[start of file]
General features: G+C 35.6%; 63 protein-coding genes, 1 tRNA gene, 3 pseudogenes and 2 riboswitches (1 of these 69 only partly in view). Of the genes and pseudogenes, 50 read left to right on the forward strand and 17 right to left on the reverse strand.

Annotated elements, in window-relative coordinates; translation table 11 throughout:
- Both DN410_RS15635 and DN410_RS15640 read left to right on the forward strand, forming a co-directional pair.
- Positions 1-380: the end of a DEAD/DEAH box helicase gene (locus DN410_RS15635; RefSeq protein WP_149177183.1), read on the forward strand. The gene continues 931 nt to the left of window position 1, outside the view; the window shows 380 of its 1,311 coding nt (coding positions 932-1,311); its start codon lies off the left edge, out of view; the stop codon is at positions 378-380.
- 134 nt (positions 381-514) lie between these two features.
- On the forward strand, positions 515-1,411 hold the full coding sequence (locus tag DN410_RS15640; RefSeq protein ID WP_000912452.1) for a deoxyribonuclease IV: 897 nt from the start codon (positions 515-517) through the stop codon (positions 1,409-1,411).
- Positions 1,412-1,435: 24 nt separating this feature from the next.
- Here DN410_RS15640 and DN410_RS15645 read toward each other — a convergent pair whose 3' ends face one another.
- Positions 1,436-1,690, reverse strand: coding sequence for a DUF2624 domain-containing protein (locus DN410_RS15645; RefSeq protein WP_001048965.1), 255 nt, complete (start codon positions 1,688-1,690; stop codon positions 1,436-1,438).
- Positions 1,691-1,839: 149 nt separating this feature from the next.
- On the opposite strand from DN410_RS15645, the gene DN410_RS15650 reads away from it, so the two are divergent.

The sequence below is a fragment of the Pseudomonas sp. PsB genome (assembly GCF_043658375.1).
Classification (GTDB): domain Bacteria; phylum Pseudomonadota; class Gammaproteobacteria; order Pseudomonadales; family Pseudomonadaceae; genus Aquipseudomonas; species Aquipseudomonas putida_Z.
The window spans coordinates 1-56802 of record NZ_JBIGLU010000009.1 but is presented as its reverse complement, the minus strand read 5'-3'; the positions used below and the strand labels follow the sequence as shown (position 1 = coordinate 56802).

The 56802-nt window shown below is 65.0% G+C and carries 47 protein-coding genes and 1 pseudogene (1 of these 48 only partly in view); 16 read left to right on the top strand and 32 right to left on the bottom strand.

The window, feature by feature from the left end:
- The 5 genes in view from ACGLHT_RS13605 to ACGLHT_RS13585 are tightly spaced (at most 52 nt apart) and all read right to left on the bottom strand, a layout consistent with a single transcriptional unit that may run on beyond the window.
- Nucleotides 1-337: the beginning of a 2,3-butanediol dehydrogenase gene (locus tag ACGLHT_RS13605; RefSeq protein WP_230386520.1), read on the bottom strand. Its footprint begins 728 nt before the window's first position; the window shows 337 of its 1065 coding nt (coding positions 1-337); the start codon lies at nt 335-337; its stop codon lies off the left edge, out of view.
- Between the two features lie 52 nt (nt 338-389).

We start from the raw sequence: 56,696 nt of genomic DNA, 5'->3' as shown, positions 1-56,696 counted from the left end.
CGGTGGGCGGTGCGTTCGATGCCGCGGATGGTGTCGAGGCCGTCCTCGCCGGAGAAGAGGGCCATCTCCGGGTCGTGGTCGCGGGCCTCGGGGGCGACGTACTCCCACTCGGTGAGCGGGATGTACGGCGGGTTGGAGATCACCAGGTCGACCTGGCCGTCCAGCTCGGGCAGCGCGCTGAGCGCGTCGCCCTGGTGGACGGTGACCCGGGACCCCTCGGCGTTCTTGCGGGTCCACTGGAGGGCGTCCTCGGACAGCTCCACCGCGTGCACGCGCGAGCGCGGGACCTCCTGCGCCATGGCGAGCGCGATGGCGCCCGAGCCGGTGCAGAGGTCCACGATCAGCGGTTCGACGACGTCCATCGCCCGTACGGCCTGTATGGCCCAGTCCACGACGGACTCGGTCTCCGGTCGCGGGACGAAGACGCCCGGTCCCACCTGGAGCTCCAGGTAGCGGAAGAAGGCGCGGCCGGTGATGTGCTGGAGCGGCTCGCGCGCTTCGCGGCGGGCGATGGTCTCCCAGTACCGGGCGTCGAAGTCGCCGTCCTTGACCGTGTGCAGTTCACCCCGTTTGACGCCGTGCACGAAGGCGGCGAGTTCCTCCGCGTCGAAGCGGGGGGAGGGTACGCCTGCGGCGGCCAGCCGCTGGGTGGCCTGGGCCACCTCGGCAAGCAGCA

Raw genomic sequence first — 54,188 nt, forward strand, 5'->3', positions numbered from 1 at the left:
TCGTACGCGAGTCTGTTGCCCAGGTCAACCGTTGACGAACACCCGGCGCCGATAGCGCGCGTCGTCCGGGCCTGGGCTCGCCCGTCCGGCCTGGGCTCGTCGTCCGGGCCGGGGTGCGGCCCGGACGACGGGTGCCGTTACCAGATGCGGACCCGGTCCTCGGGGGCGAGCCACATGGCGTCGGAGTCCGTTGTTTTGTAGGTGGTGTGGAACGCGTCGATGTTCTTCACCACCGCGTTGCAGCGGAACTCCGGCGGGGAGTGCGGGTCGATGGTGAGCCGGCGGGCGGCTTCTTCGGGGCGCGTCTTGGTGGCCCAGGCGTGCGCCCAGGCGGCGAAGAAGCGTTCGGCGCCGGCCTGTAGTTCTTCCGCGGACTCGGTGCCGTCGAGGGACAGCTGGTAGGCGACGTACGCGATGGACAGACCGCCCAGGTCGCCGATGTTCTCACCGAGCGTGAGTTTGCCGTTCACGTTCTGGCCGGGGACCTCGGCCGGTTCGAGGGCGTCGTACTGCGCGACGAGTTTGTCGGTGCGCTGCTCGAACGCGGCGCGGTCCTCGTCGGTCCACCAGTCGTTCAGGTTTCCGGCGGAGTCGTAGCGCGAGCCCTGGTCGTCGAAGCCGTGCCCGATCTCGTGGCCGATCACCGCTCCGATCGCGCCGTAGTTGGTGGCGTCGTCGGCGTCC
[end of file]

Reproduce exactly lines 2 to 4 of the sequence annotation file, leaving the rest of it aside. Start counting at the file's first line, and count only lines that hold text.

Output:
Annotated elements, in window-relative coordinates; translation table 11 throughout:
- Both DN410_RS15635 and DN410_RS15640 read left to right on the forward strand, forming a co-directional pair.
- Positions 1-380: the end of a DEAD/DEAH box helicase gene (locus DN410_RS15635; RefSeq protein WP_149177183.1), read on the forward strand. The gene continues 931 nt to the left of window position 1, outside the view; the window shows 380 of its 1,311 coding nt (coding positions 932-1,311); its start codon lies off the left edge, out of view; the stop codon is at positions 378-380.